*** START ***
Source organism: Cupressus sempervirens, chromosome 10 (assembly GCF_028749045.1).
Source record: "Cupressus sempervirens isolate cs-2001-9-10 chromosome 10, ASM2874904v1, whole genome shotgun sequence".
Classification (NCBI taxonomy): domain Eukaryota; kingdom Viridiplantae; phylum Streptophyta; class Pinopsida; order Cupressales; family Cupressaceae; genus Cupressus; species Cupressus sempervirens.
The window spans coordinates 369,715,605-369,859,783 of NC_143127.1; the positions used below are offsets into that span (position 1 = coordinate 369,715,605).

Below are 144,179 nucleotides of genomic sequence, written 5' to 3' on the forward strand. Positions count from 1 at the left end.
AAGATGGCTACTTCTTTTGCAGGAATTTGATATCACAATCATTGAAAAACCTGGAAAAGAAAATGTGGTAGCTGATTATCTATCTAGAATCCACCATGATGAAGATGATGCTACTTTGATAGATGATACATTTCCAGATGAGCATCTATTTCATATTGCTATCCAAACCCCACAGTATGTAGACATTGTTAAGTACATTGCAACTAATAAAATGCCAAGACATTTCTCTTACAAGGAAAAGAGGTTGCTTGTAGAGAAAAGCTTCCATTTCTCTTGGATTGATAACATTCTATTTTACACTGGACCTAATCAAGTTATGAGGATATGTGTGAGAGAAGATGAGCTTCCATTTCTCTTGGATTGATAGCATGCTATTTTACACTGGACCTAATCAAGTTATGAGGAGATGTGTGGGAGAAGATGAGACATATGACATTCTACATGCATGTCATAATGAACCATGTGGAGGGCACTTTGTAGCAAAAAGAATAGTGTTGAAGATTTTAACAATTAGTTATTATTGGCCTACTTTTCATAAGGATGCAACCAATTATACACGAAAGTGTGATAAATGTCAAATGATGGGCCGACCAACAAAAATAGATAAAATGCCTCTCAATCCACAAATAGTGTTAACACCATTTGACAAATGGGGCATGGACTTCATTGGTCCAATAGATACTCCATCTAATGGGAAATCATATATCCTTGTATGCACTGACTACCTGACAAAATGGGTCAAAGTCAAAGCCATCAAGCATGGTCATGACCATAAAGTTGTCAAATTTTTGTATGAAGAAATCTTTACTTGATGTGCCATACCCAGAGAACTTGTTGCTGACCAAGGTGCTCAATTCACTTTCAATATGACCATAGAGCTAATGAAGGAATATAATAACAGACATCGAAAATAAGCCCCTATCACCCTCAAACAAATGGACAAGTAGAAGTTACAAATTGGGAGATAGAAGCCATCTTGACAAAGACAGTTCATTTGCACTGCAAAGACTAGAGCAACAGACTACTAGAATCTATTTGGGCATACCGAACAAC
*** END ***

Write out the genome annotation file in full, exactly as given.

Source organism: Cupressus sempervirens, chromosome 10 (assembly GCF_028749045.1).
Source record: "Cupressus sempervirens isolate cs-2001-9-10 chromosome 10, ASM2874904v1, whole genome shotgun sequence".
Classification (NCBI taxonomy): domain Eukaryota; kingdom Viridiplantae; phylum Streptophyta; class Pinopsida; order Cupressales; family Cupressaceae; genus Cupressus; species Cupressus sempervirens.
The window spans coordinates 369,715,605-369,859,783 of NC_143127.1; the positions used below are offsets into that span (position 1 = coordinate 369,715,605).

Below are 144,179 nucleotides of genomic sequence, written 5' to 3' on the forward strand. Positions count from 1 at the left end.
AAGATGGCTACTTCTTTTGCAGGAATTTGATATCACAATCATTGAAAAACCTGGAAAAGAAAATGTGGTAGCTGATTATCTATCTAGAATCCACCATGATGAAGATGATGCTACTTTGATAGATGATACATTTCCAGATGAGCATCTATTTCATATTGCTATCCAAACCCCACAGTATGTAGACATTGTTAAGTACATTGCAACTAATAAAATGCCAAGACATTTCTCTTACAAGGAAAAGAGGTTGCTTGTAGAGAAAAGCTTCCATTTCTCTTGGATTGATAACATTCTATTTTACACTGGACCTAATCAAGTTATGAGGATATGTGTGAGAGAAGATGAGCTTCCATTTCTCTTGGATTGATAGCATGCTATTTTACACTGGACCTAATCAAGTTATGAGGAGATGTGTGGGAGAAGATGAGACATATGACATTCTACATGCATGTCATAATGAACCATGTGGAGGGCACTTTGTAGCAAAAAGAATAGTGTTGAAGATTTTAACAATTAGTTATTATTGGCCTACTTTTCATAAGGATGCAACCAATTATACACGAAAGTGTGATAAATGTCAAATGATGGGCCGACCAACAAAAATAGATAAAATGCCTCTCAATCCACAAATAGTGTTAACACCATTTGACAAATGGGGCATGGACTTCATTGGTCCAATAGATACTCCATCTAATGGGAAATCATATATCCTTGTATGCACTGACTACCTGACAAAATGGGTCAAAGTCAAAGCCATCAAGCATGGTCATGACCATAAAGTTGTCAAATTTTTGTATGAAGAAATCTTTACTTGATGTGCCATACCCAGAGAACTTGTTGCTGACCAAGGTGCTCAATTCACTTTCAATATGACCATAGAGCTAATGAAGGAATATAATAACAGACATCGAAAATAAGCCCCTATCACCCTCAAACAAATGGACAAGTAGAAGTTACAAATTGGGAGATAGAAGCCATCTTGACAAAGACAGTTCATTTGCACTGCAAAGACTAGAGCAACAGACTACTAGAATCTATTTGGGCATACCGAACAAC